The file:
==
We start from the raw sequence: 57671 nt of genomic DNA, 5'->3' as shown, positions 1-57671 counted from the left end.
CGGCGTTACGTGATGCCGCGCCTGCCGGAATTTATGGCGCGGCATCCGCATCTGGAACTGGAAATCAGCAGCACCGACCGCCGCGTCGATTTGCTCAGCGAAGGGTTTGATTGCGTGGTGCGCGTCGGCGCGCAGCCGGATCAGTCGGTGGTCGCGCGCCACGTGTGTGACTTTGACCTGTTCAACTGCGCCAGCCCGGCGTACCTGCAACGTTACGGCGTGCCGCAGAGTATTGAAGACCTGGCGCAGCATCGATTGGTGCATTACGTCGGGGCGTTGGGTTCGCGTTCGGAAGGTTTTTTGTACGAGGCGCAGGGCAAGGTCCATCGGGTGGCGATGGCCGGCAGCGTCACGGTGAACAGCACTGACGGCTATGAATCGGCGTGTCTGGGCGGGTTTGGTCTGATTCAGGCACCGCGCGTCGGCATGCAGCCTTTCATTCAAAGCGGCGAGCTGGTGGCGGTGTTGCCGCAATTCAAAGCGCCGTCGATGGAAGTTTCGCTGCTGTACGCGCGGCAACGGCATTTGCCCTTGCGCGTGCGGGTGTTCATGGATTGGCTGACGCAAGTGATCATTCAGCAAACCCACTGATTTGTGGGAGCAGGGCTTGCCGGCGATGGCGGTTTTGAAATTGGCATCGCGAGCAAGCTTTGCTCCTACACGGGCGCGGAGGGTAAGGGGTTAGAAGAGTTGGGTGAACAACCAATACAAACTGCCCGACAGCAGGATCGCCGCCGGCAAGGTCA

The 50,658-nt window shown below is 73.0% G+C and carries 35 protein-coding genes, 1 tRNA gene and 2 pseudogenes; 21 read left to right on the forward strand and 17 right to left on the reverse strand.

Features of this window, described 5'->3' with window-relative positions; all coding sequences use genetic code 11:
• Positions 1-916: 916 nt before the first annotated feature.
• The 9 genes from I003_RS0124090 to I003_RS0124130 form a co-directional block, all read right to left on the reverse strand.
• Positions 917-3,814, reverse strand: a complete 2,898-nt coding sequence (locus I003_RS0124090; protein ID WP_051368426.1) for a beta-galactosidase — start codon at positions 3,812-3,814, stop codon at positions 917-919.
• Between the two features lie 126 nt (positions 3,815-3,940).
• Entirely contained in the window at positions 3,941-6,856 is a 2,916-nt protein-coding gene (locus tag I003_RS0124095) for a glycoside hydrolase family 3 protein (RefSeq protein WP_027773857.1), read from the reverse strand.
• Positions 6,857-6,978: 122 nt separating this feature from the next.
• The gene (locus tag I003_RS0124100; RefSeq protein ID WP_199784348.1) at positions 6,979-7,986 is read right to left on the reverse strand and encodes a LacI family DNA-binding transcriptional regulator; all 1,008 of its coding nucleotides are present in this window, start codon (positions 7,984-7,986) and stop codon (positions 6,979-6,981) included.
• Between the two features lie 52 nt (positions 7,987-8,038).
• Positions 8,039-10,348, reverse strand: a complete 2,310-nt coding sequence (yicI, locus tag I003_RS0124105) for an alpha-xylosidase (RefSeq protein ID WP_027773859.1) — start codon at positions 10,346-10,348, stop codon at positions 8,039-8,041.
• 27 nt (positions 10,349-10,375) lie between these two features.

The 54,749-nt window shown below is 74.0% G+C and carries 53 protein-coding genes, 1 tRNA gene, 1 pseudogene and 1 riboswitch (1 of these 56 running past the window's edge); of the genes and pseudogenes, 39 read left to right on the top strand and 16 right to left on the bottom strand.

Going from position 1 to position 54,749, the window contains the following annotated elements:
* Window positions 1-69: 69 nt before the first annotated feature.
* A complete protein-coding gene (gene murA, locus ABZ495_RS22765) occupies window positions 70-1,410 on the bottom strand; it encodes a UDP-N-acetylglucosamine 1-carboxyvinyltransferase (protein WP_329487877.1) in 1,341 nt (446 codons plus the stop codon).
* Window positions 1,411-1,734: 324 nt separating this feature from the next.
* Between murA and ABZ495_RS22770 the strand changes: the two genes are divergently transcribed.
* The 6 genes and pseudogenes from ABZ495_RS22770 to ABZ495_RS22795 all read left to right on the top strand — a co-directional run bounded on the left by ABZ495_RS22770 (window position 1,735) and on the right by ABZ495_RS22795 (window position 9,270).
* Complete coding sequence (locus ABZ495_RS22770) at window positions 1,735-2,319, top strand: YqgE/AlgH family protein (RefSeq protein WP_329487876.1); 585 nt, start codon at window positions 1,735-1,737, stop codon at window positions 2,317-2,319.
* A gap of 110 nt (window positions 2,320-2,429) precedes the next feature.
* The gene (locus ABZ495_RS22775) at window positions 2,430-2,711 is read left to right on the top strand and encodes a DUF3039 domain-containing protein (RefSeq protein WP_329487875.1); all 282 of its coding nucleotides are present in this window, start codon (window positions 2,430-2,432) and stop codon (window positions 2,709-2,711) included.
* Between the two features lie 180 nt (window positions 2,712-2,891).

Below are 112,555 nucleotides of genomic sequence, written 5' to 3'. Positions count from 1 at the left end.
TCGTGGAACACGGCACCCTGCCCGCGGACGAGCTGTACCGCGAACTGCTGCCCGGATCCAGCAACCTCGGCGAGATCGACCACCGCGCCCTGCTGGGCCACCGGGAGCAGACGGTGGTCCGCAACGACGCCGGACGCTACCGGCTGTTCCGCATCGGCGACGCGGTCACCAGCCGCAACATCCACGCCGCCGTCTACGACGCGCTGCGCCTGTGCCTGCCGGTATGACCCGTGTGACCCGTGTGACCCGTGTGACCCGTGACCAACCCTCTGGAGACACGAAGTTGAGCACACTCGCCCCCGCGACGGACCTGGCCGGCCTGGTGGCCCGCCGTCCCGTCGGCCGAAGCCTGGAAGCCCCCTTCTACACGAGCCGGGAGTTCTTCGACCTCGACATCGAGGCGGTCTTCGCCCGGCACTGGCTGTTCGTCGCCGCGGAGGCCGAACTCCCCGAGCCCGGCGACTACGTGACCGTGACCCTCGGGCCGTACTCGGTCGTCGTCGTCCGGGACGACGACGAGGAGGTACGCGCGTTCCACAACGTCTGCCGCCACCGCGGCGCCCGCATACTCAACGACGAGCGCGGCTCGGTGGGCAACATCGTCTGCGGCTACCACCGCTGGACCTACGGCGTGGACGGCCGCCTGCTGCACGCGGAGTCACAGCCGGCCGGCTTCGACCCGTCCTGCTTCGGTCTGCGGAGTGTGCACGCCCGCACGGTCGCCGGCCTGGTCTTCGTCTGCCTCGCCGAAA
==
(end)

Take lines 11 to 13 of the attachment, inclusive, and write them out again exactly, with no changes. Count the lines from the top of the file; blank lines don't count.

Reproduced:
• The gene (locus tag I003_RS0124100; RefSeq protein ID WP_199784348.1) at positions 6,979-7,986 is read right to left on the reverse strand and encodes a LacI family DNA-binding transcriptional regulator; all 1,008 of its coding nucleotides are present in this window, start codon (positions 7,984-7,986) and stop codon (positions 6,979-6,981) included.
• Between the two features lie 52 nt (positions 7,987-8,038).
• Positions 8,039-10,348, reverse strand: a complete 2,310-nt coding sequence (yicI, locus tag I003_RS0124105) for an alpha-xylosidase (RefSeq protein ID WP_027773859.1) — start codon at positions 10,346-10,348, stop codon at positions 8,039-8,041.